Learn what flexible benefits are and how they can help you attract and retain top talent.
- Employers can offer a variety of benefit options for employees to create customized flexible benefits plans.
- Flexible benefits allow employees to choose the benefits they value most, which is great for employee recruitment and retention.
- The disadvantages of offering a flex benefits package pertain to time, resources, communication and cost.
Small businesses should offer competitive employee benefits packages not only to attract and retain top talent, but also to enhance company culture and boost productivity. However, with five generations in the workplace, the best benefits for each employee can vary greatly. Offering a flexible benefits package is the best way to ensure that your employees are receiving the benefits that are the most important to them.
What are flexible benefits?
Employee benefits, also known as fringe benefits, are the compensation that an employee receives outside of their standard wages. When you offer flexible benefit plans, you provide a set of benefits that each employee can pick and choose from (e.g., health insurance, retirement plans, reimbursement accounts) to create a custom employee benefit plan that fits their lifestyle and preferences. Flexible benefits have become extremely popular with both employers and employees.
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Examples of flexible benefits
There are several types of employee benefits that you can offer, depending on the flexible benefit plan you set up. One of the most common flexible benefit plans is known as a cafeteria plan. A cafeteria plan comprises several benefits to cover eligible expenses, as long as they meet the criteria outlined by the IRS in Section 125.
"The benefits usually offered can range from cash value, life assurance, premium conversions, medical opt-out, critical care, vison, and dental to a health savings account (HSA) and 401(k)," Zane Dalal, executive vice president at Benefit Programs Administration, told business.com. "It is important to remember that these flexible benefits tend to be ancillary in nature, and the rights and obligations of employees and their employers differs from state to state and region to region."
Although flexible benefits can take many forms, Carla Yudhishthu, vice president of people operations at ThinkHR and Mammoth HR, said they generally pertain to employee needs associated with work, home life and planning for the future.
Yudhishthu listed the following flexible benefits that employers can offer:
Operational benefits (work)
- Career planning (e.g., sabbaticals or personal leaves of absence)
- Commuter benefits (e.g., tax-free reimbursement of parking or mass transit costs)
- Expense coverage for remote work (e.g., Wi-Fi, cell phone or incidentals)
- Flexible scheduling (e.g., flex time, compressed workweeks, shift flexibility or job sharing)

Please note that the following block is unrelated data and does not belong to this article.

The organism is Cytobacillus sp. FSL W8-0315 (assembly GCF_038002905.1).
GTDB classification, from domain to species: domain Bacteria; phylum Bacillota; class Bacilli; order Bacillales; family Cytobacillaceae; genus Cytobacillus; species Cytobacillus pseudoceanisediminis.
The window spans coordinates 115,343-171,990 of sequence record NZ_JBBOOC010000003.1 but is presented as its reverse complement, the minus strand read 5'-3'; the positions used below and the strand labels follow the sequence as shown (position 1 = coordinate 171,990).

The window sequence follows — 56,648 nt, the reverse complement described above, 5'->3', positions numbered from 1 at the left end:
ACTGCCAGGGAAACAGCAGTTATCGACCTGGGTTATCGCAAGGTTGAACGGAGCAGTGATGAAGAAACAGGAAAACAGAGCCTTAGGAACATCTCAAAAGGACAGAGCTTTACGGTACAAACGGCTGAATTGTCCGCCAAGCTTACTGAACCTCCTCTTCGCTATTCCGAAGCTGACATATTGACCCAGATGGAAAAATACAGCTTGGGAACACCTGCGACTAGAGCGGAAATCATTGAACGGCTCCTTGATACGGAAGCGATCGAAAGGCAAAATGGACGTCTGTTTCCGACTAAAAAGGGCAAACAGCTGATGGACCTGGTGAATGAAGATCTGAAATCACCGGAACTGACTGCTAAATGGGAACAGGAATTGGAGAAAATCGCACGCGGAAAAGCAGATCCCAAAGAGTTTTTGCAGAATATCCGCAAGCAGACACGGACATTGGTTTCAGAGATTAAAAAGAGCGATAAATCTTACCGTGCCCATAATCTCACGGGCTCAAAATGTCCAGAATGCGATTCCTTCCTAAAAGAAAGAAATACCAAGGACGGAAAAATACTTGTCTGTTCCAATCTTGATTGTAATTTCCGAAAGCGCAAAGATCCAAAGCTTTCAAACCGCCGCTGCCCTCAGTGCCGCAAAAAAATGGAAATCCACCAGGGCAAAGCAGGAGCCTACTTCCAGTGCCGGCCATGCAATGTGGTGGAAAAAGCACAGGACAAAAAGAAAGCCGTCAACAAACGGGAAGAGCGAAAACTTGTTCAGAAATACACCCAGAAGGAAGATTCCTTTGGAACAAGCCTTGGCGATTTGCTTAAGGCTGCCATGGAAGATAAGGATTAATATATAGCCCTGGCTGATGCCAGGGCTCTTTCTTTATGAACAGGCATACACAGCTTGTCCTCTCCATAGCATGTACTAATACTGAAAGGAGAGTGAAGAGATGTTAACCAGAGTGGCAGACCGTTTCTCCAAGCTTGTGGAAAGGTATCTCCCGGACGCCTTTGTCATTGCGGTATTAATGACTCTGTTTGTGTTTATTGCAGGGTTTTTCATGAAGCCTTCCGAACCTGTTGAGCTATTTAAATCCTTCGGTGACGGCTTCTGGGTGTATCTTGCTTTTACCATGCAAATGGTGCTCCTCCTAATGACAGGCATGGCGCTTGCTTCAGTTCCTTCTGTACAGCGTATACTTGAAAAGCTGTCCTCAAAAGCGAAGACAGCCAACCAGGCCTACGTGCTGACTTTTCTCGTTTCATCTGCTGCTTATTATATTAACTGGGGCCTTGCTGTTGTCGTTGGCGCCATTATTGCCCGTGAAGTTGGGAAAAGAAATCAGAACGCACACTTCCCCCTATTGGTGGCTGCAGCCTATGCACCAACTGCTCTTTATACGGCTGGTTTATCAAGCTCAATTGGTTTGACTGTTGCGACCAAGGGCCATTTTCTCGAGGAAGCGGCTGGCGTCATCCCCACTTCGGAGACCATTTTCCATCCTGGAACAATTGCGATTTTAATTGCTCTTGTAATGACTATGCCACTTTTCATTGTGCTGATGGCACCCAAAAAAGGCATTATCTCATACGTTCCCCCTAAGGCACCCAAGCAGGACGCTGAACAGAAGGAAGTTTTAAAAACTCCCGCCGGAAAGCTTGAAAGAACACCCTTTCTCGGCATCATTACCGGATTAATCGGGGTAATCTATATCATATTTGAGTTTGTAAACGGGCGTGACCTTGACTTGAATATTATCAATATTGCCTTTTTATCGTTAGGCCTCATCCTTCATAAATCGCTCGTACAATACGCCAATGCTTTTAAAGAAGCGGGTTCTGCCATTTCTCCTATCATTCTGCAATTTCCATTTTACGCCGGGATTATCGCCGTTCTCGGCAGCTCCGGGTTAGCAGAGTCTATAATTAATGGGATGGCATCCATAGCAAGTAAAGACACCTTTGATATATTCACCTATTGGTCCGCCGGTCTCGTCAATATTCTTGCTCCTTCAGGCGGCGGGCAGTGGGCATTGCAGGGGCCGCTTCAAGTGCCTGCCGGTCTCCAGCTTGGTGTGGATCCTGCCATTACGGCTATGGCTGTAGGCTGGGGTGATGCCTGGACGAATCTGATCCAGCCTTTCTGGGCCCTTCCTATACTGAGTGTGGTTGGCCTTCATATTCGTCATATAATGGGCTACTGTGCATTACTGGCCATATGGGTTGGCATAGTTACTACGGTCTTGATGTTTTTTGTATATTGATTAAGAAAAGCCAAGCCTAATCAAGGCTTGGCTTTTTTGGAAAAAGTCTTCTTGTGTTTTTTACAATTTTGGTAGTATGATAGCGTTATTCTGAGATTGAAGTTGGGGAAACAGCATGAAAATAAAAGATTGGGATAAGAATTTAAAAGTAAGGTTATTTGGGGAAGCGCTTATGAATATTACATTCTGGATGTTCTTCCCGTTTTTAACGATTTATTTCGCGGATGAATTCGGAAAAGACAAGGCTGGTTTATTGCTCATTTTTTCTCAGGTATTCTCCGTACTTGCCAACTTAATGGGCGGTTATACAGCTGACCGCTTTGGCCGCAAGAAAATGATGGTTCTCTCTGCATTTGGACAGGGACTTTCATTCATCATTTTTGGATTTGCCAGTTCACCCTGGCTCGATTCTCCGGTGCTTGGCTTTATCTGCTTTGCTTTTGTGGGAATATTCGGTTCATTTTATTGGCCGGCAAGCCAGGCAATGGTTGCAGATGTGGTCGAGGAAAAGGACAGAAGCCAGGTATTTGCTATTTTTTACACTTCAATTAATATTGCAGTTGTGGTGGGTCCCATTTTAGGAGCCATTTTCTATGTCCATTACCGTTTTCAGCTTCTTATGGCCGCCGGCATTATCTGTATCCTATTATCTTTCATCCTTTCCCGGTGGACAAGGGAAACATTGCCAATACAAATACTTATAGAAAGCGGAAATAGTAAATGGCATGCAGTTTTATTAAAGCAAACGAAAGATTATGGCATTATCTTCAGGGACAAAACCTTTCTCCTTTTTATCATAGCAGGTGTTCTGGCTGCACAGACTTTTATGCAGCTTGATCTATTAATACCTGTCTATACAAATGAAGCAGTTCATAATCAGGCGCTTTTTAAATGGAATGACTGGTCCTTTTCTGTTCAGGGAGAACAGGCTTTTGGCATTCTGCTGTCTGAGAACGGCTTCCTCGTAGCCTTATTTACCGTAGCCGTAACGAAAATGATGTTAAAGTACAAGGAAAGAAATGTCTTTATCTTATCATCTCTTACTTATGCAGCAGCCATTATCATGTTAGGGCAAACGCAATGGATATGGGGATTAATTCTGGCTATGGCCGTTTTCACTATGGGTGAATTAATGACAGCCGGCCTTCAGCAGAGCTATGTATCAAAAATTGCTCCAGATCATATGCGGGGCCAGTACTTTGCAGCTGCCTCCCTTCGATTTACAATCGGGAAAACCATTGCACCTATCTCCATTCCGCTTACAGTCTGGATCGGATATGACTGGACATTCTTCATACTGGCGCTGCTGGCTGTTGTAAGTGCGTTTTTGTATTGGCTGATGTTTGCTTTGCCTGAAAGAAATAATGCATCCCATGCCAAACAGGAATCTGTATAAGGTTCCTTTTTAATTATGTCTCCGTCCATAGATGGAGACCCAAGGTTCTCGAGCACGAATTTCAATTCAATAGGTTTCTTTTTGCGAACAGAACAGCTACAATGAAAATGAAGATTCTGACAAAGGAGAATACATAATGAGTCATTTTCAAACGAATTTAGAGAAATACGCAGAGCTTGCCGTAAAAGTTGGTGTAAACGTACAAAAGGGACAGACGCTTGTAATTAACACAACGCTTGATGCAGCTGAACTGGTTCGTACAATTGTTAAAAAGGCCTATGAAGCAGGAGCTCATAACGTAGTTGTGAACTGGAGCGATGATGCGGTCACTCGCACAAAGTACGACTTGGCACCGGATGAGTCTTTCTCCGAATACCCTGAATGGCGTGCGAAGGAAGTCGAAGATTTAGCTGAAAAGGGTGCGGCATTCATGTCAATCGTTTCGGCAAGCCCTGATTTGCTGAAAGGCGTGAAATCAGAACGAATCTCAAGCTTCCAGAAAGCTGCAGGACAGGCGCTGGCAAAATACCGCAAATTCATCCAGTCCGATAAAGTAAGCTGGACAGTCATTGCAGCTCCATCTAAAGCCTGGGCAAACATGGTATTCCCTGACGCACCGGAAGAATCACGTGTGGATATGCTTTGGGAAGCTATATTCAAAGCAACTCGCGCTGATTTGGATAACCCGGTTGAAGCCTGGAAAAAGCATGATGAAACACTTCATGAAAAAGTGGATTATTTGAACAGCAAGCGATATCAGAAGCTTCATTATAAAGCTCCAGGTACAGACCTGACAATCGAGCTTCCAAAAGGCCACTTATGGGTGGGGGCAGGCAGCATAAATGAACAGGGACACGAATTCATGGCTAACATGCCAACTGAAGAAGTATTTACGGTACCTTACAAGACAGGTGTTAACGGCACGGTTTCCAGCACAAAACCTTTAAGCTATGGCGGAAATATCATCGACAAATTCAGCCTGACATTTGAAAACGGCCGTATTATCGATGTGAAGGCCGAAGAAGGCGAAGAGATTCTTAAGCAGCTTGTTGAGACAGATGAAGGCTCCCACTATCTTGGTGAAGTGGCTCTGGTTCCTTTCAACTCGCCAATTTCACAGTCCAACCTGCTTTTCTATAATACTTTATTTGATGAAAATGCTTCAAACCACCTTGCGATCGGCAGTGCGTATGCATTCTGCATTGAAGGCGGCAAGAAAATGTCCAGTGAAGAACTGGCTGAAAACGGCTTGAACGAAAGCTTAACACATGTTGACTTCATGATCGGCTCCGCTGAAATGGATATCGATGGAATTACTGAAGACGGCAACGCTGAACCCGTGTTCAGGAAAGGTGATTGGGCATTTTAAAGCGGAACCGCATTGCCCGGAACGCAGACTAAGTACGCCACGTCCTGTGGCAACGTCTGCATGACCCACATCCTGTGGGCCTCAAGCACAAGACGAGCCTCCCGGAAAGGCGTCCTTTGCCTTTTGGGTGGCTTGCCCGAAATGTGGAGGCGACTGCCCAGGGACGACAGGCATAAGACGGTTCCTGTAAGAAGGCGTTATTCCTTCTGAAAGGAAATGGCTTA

- Paid volunteer time
- Professional development (e.g., classes or training to earn or maintain professional credentials)
- Telework options (e.g., working from home or video conferencing)
- Time-off benefits (e.g., personal days, floating holidays or vacation buying)
Health and wellness benefits (home life)
- Employee assistance programs (e.g., confidential counseling, self-help and development content, and referrals)
- Employer matching for philanthropic donations
- Flexible spending account (tax-free reimbursement for health or dependent care expenses)
- Health coverage (medical, dental and vision benefits), including both high-deductible and traditional plans
- Health reimbursement arrangements, paid by employer and tax-free to employees
- Income protection (e.g., short- and long-term disability insurance)
- Life and accident insurance with choice of coverage amounts
- Tuition and student loan reimbursement
- Voluntary insurance options (e.g., individual policies for specific diseases, accidents or long-term care)
- Wellness programs (e.g., health promotions and incentives)
Retirement and savings benefits (future planning)
- 401(k) plan (tax-free savings for retirement)
- Health savings account (tax-free savings for current or future health expenses)
What are the pros of offering flexible benefits?
Flexible benefits are popular among employers and employees for several reasons. However, the core benefits pertain to recruitment and retention, employee flexibility, and employer confidence.
1. It increases employee recruitment and retention.
It is essential for small businesses to offer comprehensive benefit packages if they want to stay competitive with other employers within their industry. Employees place high importance on benefits, and for some, benefits packages can be the deciding factor between two jobs. If you want to attract and retain top talent, you should expect to compensate them accordingly. In a recent study by MetLife, 72% of employees said having customized benefits increases their loyalty to their employer.